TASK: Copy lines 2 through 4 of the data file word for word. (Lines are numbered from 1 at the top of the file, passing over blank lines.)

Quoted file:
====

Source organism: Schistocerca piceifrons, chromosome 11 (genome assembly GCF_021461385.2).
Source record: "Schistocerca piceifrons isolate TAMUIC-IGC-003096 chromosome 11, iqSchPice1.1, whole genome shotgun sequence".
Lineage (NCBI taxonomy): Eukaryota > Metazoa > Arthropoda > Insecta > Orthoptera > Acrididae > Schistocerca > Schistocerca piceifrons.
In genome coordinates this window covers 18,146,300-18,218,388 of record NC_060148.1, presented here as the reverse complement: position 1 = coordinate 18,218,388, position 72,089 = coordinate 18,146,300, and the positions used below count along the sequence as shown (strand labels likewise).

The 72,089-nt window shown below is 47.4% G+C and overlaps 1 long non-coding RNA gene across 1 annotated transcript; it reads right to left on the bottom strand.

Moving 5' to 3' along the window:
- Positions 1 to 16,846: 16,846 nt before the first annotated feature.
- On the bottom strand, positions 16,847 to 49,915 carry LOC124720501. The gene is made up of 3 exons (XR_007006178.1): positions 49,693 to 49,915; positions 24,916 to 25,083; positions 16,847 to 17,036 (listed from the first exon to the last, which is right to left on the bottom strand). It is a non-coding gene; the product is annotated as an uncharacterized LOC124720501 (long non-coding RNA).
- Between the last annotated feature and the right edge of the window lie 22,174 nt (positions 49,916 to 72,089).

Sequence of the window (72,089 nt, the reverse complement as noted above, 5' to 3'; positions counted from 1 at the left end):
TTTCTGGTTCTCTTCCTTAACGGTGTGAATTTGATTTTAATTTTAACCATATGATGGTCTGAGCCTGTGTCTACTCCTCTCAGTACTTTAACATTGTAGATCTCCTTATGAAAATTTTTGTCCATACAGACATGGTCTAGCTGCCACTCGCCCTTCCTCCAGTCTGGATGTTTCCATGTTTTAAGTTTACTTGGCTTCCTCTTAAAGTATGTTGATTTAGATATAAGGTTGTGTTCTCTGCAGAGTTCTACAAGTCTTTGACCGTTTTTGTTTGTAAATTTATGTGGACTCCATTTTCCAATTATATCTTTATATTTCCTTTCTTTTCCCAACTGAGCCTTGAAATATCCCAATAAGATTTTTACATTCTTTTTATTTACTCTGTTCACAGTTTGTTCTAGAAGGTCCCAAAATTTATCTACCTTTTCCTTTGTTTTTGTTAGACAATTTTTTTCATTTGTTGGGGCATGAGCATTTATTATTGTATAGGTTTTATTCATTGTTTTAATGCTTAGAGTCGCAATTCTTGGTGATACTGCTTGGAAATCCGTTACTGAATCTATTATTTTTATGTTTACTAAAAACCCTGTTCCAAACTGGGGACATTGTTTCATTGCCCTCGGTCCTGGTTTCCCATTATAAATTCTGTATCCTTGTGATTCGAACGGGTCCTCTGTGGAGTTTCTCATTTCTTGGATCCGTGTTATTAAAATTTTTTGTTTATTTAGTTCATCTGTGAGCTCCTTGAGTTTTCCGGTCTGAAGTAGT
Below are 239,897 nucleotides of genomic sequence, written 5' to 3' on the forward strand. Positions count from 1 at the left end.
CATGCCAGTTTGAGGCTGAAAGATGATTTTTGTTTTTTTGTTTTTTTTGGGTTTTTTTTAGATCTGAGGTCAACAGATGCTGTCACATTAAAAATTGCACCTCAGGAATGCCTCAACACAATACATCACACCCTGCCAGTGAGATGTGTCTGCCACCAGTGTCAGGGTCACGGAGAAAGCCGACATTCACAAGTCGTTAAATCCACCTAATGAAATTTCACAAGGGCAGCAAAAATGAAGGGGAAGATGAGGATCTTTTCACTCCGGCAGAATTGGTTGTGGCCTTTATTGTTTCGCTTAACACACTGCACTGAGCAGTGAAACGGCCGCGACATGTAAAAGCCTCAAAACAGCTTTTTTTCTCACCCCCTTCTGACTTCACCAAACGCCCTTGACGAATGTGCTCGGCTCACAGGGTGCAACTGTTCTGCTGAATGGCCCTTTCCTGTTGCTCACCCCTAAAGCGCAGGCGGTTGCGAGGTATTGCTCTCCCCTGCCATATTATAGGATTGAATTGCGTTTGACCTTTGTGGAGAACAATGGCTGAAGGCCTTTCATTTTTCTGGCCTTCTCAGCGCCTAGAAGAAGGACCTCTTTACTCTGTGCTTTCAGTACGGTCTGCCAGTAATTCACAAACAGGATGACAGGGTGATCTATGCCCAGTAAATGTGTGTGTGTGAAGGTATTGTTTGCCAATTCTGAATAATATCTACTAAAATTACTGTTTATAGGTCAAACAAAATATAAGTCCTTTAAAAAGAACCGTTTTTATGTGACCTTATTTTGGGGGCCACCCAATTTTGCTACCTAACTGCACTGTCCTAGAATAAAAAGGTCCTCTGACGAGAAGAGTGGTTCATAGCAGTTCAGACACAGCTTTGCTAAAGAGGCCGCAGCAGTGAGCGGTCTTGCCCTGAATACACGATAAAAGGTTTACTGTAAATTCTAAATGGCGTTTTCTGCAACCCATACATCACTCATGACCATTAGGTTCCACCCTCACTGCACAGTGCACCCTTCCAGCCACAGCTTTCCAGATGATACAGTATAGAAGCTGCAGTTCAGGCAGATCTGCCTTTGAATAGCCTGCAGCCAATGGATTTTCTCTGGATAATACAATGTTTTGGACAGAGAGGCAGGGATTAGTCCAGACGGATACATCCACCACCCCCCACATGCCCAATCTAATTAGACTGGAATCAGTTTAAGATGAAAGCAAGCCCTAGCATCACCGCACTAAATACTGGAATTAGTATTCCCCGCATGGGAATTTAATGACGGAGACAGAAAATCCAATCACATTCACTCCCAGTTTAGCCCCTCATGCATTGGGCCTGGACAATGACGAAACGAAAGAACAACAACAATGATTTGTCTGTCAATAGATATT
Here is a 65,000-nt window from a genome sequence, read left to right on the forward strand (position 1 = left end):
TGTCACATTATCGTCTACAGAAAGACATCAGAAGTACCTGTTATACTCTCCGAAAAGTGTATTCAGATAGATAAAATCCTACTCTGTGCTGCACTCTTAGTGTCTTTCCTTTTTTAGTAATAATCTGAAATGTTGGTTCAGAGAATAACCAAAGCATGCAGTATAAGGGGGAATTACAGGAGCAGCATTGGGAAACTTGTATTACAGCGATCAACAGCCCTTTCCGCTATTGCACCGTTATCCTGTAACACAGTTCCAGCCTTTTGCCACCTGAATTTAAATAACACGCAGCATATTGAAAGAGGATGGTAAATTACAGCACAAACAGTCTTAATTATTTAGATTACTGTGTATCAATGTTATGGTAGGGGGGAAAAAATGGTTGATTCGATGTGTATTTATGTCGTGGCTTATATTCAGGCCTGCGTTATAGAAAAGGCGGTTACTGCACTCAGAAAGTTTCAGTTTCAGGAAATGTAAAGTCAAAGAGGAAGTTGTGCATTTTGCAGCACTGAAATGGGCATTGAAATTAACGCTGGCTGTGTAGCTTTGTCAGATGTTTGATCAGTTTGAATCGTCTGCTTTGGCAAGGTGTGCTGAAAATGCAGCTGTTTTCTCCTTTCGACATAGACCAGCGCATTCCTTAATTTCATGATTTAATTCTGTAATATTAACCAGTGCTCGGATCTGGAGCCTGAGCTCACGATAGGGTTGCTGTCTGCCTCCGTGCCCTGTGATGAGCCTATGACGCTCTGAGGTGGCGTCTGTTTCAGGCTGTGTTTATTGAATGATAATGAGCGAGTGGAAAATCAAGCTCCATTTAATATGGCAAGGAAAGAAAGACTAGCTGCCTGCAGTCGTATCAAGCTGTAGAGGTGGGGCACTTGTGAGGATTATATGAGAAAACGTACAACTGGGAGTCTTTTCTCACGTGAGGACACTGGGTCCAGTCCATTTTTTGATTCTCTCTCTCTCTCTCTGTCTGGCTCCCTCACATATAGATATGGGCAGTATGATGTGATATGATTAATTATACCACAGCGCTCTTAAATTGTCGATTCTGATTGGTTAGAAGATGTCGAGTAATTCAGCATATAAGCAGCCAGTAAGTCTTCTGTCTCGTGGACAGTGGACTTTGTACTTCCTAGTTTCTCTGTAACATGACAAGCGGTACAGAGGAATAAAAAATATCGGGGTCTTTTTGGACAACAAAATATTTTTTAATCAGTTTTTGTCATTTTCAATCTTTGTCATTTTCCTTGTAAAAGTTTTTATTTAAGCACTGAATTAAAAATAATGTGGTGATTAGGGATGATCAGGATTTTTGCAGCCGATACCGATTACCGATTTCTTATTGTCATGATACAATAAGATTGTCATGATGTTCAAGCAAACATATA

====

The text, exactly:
Source record: "Schistocerca piceifrons isolate TAMUIC-IGC-003096 chromosome 11, iqSchPice1.1, whole genome shotgun sequence".
Lineage (NCBI taxonomy): Eukaryota > Metazoa > Arthropoda > Insecta > Orthoptera > Acrididae > Schistocerca > Schistocerca piceifrons.
In genome coordinates this window covers 18,146,300-18,218,388 of record NC_060148.1, presented here as the reverse complement: position 1 = coordinate 18,218,388, position 72,089 = coordinate 18,146,300, and the positions used below count along the sequence as shown (strand labels likewise).